Fund animal welfare organisations

Local and National government budgets

So that they can have paid staff for example.

Improved labelling

Legislation by government/EU

To allow educated / informed choice of food with approval and verification of marketing claims about higher welfare standards.


Reliable trustworthy certificates of production

Legislation by government/EU/NGOs

Again, to truthfully guide consumers.

Prohibit meat adverts unless they warn of side effects and promote plants.

Legislation by government

A similar campaign as was done for cigarettes and seat-belts

Promote citizen’s food production

Funding by local and national government

Non-animal, plant-based.

Nationalisation of the food production chains

Legislation by government

To prevent important issues being side-tracked by commercial interests. As long as there is profit in food production, there is temptation to overlook abusive or damaging practice.

Imports are subject to the same standards


Legislation by government

Do not allow good practise in the UK to be undercut by cheaper imports with lower standards.

A meat tax

Legislation by government

Problematic as taxing food may be felt as unfair. It is extremely important to prevent food price rises across the board.


Reduction of state subsidies


Legislation by government

For on-farm feed and diesel for example.

“polluter pays, provider gets”

Legislation by government

Apply the principle with an automatic levy for clean-up of all the environmental harm to do with raising animals. Apply the charges to the individual businesses such as tanneries/dairies, for the pollution they cause. This could be done step-wise to give them time to change. It could be desk-calculated according to number of animals. At the moment livestock is subsidised by the environment with provision of waste sinks and natural resources like water.

Prohibition and fines for antibiotic use



Except for individual animal treatment in accordance with the Animal Welfare Act 2006.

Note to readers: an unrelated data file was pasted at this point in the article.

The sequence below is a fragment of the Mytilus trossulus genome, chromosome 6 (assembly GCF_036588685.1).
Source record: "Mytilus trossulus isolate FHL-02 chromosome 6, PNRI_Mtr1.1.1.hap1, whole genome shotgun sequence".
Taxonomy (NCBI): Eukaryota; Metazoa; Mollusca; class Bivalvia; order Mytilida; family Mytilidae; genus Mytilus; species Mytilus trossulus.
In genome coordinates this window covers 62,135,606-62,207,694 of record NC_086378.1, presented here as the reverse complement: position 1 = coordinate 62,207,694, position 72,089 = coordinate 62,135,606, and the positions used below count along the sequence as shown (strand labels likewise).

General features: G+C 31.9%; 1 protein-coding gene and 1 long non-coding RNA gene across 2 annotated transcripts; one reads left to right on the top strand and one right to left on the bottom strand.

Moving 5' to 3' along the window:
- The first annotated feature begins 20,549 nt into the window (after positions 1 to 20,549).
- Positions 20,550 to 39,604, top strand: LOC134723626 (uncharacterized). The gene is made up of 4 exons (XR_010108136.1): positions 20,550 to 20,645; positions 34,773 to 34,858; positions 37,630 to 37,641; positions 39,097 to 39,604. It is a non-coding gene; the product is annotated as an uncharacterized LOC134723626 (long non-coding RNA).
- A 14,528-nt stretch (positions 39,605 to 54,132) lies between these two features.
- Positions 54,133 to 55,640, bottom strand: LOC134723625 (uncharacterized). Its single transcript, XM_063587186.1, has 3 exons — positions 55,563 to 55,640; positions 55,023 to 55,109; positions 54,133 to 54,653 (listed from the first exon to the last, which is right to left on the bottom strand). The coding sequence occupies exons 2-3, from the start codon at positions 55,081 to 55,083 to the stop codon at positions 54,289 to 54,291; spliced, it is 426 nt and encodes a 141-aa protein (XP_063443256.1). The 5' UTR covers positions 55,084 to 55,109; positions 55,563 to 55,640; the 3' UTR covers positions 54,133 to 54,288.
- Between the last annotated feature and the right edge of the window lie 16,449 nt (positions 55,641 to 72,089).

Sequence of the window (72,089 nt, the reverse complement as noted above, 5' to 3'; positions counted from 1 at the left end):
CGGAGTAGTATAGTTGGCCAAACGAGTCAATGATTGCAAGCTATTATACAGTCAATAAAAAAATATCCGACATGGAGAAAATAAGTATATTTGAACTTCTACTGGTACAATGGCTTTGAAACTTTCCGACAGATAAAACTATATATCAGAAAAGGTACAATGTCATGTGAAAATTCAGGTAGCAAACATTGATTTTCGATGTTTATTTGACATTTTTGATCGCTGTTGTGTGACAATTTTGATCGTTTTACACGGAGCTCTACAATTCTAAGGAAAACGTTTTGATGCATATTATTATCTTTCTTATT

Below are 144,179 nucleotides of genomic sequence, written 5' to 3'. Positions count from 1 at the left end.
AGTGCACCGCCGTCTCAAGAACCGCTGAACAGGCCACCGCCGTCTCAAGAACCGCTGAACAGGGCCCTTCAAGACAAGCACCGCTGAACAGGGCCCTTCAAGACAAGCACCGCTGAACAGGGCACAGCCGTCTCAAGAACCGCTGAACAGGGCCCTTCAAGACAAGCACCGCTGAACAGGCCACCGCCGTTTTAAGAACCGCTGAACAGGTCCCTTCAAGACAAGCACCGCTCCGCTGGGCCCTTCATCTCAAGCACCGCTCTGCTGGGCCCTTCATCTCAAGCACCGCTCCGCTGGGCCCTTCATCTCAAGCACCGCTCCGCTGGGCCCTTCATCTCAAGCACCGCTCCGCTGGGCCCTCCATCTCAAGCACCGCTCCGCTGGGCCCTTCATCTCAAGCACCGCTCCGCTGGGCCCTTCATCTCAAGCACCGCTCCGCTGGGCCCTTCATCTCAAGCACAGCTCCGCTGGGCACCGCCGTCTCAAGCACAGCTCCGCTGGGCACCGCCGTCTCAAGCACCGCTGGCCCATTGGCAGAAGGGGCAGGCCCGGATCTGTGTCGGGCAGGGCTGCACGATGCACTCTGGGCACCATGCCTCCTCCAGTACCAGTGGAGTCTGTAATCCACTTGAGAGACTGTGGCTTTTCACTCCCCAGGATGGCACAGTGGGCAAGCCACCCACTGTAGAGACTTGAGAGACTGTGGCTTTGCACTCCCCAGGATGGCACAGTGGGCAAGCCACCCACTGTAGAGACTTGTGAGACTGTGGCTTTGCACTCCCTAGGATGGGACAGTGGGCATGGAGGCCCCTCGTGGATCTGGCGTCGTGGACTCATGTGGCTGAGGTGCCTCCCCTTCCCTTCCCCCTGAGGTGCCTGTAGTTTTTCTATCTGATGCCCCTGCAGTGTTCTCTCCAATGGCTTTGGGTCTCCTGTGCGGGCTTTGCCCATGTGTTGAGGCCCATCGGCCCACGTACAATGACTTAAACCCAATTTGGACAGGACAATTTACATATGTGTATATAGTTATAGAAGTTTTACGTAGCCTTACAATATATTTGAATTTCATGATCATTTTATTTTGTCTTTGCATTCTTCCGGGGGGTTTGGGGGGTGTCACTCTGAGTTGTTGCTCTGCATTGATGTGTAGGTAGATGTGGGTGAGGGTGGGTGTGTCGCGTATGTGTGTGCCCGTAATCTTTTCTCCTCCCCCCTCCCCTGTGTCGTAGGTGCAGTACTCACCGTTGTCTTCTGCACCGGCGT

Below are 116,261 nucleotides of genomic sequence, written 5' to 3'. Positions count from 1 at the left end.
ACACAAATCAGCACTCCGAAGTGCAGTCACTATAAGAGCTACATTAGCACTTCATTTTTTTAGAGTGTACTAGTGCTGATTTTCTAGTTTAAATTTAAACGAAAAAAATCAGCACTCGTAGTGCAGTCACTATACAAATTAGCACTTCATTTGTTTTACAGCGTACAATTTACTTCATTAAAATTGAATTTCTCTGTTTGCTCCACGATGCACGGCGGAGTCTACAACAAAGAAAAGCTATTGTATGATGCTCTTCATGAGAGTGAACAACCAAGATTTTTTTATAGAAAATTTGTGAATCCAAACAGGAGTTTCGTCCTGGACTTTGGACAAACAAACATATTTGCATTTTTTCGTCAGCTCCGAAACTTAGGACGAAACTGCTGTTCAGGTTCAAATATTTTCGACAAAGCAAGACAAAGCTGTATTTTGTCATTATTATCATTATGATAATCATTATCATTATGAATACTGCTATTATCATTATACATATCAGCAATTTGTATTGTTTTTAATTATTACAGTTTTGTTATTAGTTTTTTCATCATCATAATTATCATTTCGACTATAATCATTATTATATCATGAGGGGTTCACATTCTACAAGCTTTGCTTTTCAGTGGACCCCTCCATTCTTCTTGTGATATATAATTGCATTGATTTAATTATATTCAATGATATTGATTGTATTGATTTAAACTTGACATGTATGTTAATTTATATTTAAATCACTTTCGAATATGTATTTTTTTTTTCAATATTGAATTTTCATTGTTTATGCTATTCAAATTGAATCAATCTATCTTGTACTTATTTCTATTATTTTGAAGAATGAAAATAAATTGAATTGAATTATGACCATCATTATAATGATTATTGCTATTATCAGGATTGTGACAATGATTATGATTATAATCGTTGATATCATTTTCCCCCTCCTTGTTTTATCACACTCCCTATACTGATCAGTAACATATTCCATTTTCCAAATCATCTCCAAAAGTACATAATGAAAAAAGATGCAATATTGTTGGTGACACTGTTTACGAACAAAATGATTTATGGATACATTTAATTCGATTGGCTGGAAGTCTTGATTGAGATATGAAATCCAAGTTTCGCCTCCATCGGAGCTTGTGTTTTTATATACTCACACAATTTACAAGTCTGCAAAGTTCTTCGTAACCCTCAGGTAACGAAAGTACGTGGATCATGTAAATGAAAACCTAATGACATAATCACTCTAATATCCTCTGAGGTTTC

Fines for overuse of nitrogen fertilisers and manure on land.



Maybe can be worked out at the desk according to acreage (how much bought/how much needed).

Prohibit the use of sticks and goads.




Will have far-reaching consequences for example horse-riding, so this needs to be carefully defined and thought through.


There have never been more compelling reasons to switch to a plant-based diet. The callousness of factory farming alone makes most people consider alternative when they learn about it. We now know that high levels of production of factory farmed flesh has also come at the cost of major disruptions to terrestrial and aquatic ecosystems. Animal agriculture contributes to GHGs; deforestation; land, soil, water and air pollution, depletion and degradation; loss of biodiversity; and human ill health.

A move towards plant-based diets and lifestyles will not only help to protect animals but act as a brake on our personal and planetary charge towards destruction.


1. Monbiot G (08/06/2018) “The best way to save the planet? Drop meat and dairy.” The Guardian.

2. Gocfray HCJ et al. (2018) “Meat consumption, health and the environment” Science 361.

3. Turner J. (2017) “Grass-fed cows won’t save the climate” posted in Science. doi:10.1126/science.aaq1116

4. Mole, B (2014) “Fertilizer produces far more greenhouse gas than expected” ScienceNews.

5. Packham, Chris (2019) “I did Veganuary and now I’m staying vegan” Sun 3 Feb 2019, The Guardian.

6. Compassion in World Farming (not dated “Vision for fair food and farming”)

7. Steinfeld H, Gerber P, Wassenaar T, Castel V, Rosales M, de Haan C (2006) Livestock’s Long Shadow – from the Food and Agriculture Organisation of the United Nations.

8. Tree, Isabella (2018) “Wilding: The return of nature to a British farm.” Picador, AISN B07771D35D


10. “A more potent gas than carbon dioxide, methane emissions will leap as the Earth warms”